This volume reviews the potential carcinogenicity of 60 polycyclic aromatic hydrocarbons and several occupational exposures involving coal-derived polycyclic aromatic hydrocarbons. These are formed during the incomplete combustion of organic material. Environmental sources of polycyclic aromatic hydrocarbons include industrial air pollution, urban air pollution, tobacco smoke, and diet (which is commonly the main source of exposure in nonsmokers who are not exposed to such hydrocarbons through their occupations). High occupational exposure can arise during the conversion of coal to coke and coal tar, and during the processing and use of products derived from coal tar. In this volume, benzo a]pyrene, other PAHs and related occupational exposures were evaluated by an IARC Monographs Working Group, reviewing epidemiological evidence, animal bioassays, and mechanistic and other relevant data to reach conclusions as to their carcinogenic hazard to humans.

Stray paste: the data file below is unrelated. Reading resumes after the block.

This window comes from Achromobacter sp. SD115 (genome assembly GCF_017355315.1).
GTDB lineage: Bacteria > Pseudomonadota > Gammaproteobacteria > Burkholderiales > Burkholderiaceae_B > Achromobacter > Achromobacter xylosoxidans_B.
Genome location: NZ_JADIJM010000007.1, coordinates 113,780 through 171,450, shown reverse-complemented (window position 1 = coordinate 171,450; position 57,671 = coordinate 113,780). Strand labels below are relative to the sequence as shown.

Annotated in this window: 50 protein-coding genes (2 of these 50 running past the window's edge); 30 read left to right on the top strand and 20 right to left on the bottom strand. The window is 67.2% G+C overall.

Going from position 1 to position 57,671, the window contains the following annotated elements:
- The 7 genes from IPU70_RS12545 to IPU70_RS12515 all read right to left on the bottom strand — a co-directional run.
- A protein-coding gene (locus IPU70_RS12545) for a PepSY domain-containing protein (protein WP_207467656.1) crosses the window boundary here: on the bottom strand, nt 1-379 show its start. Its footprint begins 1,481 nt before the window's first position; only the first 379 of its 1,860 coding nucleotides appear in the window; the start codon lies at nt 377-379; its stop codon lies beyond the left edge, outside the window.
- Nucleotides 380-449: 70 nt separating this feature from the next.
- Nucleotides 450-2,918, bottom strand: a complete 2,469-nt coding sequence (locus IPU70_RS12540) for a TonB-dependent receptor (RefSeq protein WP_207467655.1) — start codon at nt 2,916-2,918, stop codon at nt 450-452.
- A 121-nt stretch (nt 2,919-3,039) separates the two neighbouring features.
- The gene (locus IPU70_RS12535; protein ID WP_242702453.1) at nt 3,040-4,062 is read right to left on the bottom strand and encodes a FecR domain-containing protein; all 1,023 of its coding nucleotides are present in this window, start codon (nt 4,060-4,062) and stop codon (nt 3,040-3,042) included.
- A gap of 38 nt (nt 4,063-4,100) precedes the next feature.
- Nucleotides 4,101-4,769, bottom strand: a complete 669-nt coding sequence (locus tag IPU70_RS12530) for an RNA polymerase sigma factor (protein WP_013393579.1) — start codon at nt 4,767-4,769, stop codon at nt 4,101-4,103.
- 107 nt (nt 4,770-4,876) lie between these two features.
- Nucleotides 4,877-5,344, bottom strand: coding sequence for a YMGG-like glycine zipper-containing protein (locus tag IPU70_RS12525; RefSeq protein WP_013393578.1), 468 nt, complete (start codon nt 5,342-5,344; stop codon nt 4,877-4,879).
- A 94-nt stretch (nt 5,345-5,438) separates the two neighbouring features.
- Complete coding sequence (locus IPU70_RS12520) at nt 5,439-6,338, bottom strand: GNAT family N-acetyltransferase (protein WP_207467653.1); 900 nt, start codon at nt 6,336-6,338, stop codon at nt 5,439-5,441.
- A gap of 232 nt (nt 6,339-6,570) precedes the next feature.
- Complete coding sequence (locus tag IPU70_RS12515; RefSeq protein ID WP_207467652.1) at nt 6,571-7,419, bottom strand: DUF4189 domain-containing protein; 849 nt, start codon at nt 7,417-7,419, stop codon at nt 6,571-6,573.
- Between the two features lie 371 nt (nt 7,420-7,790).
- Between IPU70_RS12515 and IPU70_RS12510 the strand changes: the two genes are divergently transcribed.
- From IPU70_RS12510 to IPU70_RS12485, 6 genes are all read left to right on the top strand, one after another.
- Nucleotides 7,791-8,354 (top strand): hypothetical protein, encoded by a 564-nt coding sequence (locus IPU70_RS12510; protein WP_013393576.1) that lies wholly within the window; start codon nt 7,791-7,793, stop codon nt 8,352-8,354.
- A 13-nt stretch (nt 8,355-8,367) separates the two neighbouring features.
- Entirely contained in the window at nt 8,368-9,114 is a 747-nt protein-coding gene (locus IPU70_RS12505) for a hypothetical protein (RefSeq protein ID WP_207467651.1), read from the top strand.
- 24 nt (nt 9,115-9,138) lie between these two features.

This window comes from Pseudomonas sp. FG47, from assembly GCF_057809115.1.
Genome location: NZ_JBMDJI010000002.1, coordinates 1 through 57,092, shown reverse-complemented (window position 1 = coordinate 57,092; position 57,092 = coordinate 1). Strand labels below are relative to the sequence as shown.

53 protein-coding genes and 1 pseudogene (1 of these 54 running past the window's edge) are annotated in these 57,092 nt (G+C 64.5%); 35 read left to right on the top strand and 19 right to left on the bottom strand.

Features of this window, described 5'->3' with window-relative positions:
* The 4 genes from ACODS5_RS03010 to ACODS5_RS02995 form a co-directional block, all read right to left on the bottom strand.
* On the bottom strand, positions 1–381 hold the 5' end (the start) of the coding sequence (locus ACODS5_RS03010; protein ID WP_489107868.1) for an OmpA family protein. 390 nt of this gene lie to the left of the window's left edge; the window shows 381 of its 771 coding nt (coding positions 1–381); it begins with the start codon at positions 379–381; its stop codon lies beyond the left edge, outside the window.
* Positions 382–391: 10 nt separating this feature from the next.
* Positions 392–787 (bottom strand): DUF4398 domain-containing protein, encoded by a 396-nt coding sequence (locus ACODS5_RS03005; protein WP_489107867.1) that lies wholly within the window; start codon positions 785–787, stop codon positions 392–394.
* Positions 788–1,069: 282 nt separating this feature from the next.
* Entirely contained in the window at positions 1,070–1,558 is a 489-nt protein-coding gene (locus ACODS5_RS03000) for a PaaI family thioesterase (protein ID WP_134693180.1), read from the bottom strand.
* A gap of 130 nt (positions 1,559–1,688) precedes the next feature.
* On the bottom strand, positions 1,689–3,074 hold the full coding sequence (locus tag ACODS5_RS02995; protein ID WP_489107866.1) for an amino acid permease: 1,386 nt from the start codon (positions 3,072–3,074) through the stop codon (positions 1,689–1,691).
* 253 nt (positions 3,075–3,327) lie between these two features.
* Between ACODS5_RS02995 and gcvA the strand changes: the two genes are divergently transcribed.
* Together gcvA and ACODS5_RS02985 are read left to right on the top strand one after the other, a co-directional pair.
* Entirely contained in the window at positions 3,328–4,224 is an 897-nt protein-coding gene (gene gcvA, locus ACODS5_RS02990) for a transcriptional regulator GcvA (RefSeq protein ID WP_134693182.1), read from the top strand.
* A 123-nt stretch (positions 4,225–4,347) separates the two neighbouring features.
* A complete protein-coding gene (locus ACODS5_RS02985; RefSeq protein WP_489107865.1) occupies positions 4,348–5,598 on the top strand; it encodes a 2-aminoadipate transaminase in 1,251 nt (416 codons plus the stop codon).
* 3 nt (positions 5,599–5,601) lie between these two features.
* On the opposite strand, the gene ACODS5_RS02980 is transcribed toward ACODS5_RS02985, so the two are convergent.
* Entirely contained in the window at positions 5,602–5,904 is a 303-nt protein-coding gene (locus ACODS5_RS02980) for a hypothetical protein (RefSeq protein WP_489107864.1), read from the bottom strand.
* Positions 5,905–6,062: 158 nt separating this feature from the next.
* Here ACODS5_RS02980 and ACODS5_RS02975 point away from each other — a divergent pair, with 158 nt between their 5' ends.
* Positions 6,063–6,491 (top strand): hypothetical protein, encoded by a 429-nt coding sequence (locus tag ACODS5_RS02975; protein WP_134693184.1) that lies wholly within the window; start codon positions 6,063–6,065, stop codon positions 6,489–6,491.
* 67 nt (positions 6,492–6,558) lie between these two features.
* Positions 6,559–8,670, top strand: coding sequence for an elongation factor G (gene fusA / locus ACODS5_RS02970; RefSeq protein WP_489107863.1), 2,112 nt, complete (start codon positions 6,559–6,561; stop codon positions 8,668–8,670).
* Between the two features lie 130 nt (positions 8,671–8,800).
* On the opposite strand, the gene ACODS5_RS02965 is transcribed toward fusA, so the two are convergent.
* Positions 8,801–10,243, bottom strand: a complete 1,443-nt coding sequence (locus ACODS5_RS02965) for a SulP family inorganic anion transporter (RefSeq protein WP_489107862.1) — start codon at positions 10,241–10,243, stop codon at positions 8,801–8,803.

Nationally, toxicology programs have evolved from a traditional exploration of the chemistry and applied toxicity of chemicals and drugs to a more comprehensive study of toxicology and toxicology testing as independent entities. Consequently, the second edition of Principles of Toxicology Testing starts with basic toxicological principles, including absorption, distribution, metabolism, and elimination of toxins, including chemicals and drugs. The book then continues with animal (in vivo) and in vitro toxicology testing methods associated with toxicological analysis and preclinical drug development. As in the first edition, the book begins with an introduction into the fundamentals of toxicology (Section I) to prepare readers for the subsequent topics and continues through with a discussion of toxicokinetics and human risk assessment. This introductory material is useful in understanding the applications of toxicology testing. Section II describes the fundamental principles of toxicology testing in animals in greater detail. This section describes acute toxicity studies as well as subchronic and chronic studies performed on animals. Special emphasis is placed on study design and determination of classical indicators for acute and chronic testing, such as the LD50. The book examines other short- and long-term animal toxicity testing methodologies, including dermal, ocular, and reproductive toxicity testing. In addition, mutagenicity and carcinogenicity studies are also discussed in separate chapters. Section III introduces and discusses in vitro alternatives to animal toxicology tests. This section emphasizes cell culture methodology and cellular methods for acute systemic toxicity, target organ toxicity, and local toxicity. The contributors present the advantages and disadvantages of alternative methods. They also describe the use of high-throughput screening and its applications, the concepts of standardization and validation of in vitro techniques (especially large, organized validation efforts currently supported by US and EU regulatory agencies), and the theories supporting the development of in vitro methodologies. This second edition is a must-read for undergraduate and graduate toxicology students. Industrial and academic research centers will also find the text useful for establishing a toxicology testing laboratory.